Creative Destruction

April 21, 2006

Authentic Candidates

Filed under: Politics — Ampersand @ 12:02 am

I know a lot of lefties hate Joe Klein, but I’ve never paid him much attention. On first reading, I thought this op-ed by Klein in Time was all right:

In early 2003, I had dinner with several of the consultants who advised Al Gore in the 2000 presidential campaign. I asked them why Gore, a passionate environmentalist, had spent so little time and energy talking about the environment during the campaign. Because we told him not to, the consultants said. Why? I asked. Because it wasn’t going to help him win….

Gore… lost an election he should have won, and he lost it on intangibles. He lost it because he seemed stiff, phony and uncomfortable in public. The stiffness was, in effect, a campaign strategy: just about every last word he uttered—even the things he said in the debates with George W. Bush—had been market-tested in advance. I asked Devine if he’d ever considered the possibility that Gore might have been a warmer, more credible and inspiring candidate if he’d talked about the things he really wanted to talk about, like the environment. “That’s an interesting thought,” Devine said.

But apparently not as interesting as all that: Devine, Bob Shrum and Mike Donilon fitted Senator John Kerry for a similar straitjacket in the 2004 campaign.

I think Klein has a good point. The “stand for nothing” approach used by both Gore and Kerry has been given more than an adequate chance – and, for Democrats, has been a dismal failure. In particular, the decision of most Senate Democrats to become unprincipled “yes” men to President Bush in the decision to invade Iraq has crippled the ability of the Democratic party to credibly provide a principled opposition to the invasion and occupation.

Klein’s best point, I think, is his critique of Kerry’s decision to not once mention Abu Ghraib, not even in the debates with Bush. By bowing to the pollsters, Kerry abrogated the chance to provide moral leadership to Americans. If he hadn’t chickened out, who knows – maybe that could have changed the polls. Is it any wonder that so few Americans see Abu Ghraib as a morally important issue, when even the Democratic candidate for president isn’t willing to articulate a case against what happened at Abu Ghraib?

The problem with Klein’s op-ed is that Klein seems to halt critical thinking at his own front door. Although his criticism of the Gore and Kerry campaigns rings true, Klein doesn’t seem to appreciate how much fault lies with the media (and not only TV). It’s hard to blame politicians for constructing simplistic, poll-driven campaigns rather than talking substantively about issues, when the media is unwilling to report policy issues in any depth. The overwhelming focus of the media, in elections, is on simplistic storylines and horserace analysis. It is that environment which has created the market for the pollsters and consultants Klein decries.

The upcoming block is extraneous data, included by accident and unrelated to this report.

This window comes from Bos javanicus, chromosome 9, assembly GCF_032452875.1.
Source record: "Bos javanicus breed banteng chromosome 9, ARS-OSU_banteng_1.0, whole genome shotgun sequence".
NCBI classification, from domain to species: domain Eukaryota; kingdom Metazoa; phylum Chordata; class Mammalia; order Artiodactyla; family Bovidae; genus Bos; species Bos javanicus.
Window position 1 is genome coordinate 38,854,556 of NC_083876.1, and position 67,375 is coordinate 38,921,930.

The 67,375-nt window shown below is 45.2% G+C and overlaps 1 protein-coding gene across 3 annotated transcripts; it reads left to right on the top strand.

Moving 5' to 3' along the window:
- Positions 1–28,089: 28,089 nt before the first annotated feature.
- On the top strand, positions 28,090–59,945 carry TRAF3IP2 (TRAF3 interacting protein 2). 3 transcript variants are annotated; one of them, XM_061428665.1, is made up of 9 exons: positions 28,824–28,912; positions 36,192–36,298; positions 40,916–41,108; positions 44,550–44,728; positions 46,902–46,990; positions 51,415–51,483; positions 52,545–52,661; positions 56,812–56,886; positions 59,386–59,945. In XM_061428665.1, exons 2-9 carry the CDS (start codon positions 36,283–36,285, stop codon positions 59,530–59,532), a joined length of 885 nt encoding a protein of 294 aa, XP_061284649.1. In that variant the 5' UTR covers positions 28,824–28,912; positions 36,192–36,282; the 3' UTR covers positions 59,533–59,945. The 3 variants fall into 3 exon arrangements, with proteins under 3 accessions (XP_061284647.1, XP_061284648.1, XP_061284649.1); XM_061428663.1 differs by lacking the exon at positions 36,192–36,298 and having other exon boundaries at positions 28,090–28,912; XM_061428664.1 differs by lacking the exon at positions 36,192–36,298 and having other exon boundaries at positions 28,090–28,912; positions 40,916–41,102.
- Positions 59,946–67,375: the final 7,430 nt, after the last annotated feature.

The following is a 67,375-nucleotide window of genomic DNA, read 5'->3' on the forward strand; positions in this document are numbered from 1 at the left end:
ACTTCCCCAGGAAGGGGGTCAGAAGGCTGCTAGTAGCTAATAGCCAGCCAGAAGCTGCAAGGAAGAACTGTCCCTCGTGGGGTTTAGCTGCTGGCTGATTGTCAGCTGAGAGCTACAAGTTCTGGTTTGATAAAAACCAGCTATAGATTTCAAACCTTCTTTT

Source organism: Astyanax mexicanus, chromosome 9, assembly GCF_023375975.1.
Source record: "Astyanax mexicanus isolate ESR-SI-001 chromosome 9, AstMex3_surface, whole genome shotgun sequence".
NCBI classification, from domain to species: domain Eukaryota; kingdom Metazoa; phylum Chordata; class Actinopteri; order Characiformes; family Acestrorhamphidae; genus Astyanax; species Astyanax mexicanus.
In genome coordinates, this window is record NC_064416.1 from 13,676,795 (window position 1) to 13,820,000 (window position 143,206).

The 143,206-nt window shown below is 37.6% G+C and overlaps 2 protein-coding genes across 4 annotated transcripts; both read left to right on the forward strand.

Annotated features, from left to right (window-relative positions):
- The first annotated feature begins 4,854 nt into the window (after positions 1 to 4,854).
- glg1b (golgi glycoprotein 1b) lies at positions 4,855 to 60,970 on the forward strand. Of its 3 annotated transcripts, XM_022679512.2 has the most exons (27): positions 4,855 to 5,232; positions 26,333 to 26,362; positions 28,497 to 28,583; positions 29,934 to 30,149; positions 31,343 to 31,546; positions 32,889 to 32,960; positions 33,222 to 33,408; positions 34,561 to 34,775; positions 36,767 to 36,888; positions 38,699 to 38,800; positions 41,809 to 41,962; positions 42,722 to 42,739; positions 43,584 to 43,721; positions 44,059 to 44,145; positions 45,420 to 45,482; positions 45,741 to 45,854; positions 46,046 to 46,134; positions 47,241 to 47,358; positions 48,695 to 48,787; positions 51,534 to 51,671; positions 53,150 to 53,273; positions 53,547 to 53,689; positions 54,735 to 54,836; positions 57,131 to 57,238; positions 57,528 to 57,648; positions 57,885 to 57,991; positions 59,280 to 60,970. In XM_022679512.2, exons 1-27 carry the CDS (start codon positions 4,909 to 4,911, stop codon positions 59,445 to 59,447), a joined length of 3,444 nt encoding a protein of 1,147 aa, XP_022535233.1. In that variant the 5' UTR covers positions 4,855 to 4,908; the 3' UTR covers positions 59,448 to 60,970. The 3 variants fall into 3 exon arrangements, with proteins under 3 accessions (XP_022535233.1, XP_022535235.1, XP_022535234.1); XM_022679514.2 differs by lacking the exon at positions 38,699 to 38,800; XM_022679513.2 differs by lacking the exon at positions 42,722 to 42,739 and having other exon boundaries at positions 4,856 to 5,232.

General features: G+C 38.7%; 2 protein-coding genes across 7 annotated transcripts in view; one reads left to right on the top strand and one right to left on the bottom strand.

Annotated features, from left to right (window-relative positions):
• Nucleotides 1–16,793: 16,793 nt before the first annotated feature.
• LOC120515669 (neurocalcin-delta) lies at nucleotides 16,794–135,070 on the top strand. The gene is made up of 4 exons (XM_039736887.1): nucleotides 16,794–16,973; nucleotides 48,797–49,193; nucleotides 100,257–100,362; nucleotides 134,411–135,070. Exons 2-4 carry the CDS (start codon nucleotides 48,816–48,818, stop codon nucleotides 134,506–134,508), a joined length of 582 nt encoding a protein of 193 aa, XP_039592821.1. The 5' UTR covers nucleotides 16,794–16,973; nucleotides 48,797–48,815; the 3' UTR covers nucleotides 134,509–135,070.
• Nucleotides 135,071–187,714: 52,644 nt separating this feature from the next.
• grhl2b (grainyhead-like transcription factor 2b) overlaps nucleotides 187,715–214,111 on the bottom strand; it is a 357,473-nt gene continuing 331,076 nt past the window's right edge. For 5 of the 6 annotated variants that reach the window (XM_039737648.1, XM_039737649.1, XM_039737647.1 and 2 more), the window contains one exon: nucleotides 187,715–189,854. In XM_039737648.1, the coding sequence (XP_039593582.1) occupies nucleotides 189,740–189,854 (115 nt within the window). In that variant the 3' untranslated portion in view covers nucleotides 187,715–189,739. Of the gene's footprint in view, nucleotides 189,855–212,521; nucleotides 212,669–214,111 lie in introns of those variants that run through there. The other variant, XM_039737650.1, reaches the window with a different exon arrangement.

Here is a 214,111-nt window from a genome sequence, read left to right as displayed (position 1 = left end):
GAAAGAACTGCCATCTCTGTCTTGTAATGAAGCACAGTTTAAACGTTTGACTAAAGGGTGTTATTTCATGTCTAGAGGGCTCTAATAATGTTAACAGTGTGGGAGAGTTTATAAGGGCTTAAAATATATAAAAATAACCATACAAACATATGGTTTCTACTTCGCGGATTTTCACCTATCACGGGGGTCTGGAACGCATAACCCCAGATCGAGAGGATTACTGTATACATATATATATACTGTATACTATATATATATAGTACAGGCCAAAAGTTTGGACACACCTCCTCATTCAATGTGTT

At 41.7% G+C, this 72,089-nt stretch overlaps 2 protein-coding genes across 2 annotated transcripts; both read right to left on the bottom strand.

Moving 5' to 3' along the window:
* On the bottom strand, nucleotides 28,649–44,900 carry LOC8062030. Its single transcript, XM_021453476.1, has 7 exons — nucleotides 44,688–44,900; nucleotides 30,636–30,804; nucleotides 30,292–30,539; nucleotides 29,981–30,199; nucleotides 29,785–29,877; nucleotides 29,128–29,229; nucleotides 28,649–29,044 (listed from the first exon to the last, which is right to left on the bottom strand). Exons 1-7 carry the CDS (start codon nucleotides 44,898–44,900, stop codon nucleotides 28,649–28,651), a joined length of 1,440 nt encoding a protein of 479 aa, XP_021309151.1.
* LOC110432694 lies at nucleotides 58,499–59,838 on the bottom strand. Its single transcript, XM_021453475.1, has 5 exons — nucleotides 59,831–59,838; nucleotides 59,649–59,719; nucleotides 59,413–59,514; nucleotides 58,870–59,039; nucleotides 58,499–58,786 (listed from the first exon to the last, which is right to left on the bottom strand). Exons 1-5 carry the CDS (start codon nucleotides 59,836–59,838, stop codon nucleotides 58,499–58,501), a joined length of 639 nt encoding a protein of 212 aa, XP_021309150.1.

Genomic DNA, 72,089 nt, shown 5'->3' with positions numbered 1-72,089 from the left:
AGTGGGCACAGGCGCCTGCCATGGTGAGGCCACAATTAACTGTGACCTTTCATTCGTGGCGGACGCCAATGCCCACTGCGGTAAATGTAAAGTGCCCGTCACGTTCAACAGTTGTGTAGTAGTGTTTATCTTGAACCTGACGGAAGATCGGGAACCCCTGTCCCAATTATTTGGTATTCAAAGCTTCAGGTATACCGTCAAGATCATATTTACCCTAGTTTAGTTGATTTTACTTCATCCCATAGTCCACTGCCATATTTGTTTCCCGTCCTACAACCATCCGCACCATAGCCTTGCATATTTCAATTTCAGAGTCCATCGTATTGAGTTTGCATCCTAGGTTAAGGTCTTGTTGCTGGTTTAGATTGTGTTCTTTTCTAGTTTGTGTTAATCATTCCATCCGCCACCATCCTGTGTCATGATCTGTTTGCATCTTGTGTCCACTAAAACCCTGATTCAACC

Klien is a mugger complaining that purse snatchers and carjackers have ruined the neighborhood.

For further (and considerably harsher) criticism of Klein, check out this post on Lawyers Guns and Money.

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3 Comments »

  1. The overwhelming focus of the media, in elections, is on simplistic storylines and horserace analysis.

    No kidding.

    But then, we live in shallow times. I can’t tell who’s the chicken and who’s the egg anymore.

    Comment by Adam Gurri — April 21, 2006 @ 8:19 am | Reply

  2. Ampersand: The problem with Klein’s op-ed is that Klein seems to halt critical thinking at his own front door. Although his criticism of the Gore and Kerry campaigns rings true, Klein doesn’t seem to appreciate how much fault lies with the media (and not only TV).

    I don’t get that at all out of his article. He explicitly comments on the transformative effect of the media (though mostly the TV). The other more scathing critiques leveled against him (to which you linked) gripe that he didn’t write everything for everyone all at once. Phooey. He wrote about an idea not with book-length completeness but op-ed exposition and support.

    The overwhelming focus of the media, in elections, is on simplistic storylines and horserace analysis.

    Terrific remark, except that it’s not only true of elections but holding office, where office holders either run perpetual campaigns (as Klein remarked of Carter) or position themselves for their legacy (as Bush appears to be to be doing with his fascination over past presidential biography). The media is obviously part of the larger problem, but as Adam notes, it’s difficult to establish which problem precedes the other.

    Klien [Klein] is a mugger complaining that purse snatchers and carjackers have ruined the neighborhood.

    Can’t hold back from that swipe, huh? I pay no attention to journalists and pundits as media personalities, so if someone writes something worthwhile or worthless, I’m less inclined to be biased for or against the idea because of opinions I hold about the writer. Maybe that’s naive, but I’m more interested in the idea than the biography. Of course, that’s anathema in our current culture (cult, really) of personality and hero worship.

    Comment by Brutus — April 21, 2006 @ 2:45 pm | Reply

  3. Of course, that’s anathema in our current culture (cult, really) of personality and hero worship.

    Quite perceptive and probably explains why the War Hero Kerry was chosen as the most electable candidate. And whether Kerry was a genuine War Hero seemed to be the main issue (even from coverage I watched, which wasn’t really that much). Or who is more manly and looks more American…

    Seems like trivial concerns compared to the possibilites of the Oval Office.

    Comment by Tuomas — April 21, 2006 @ 4:23 pm | Reply


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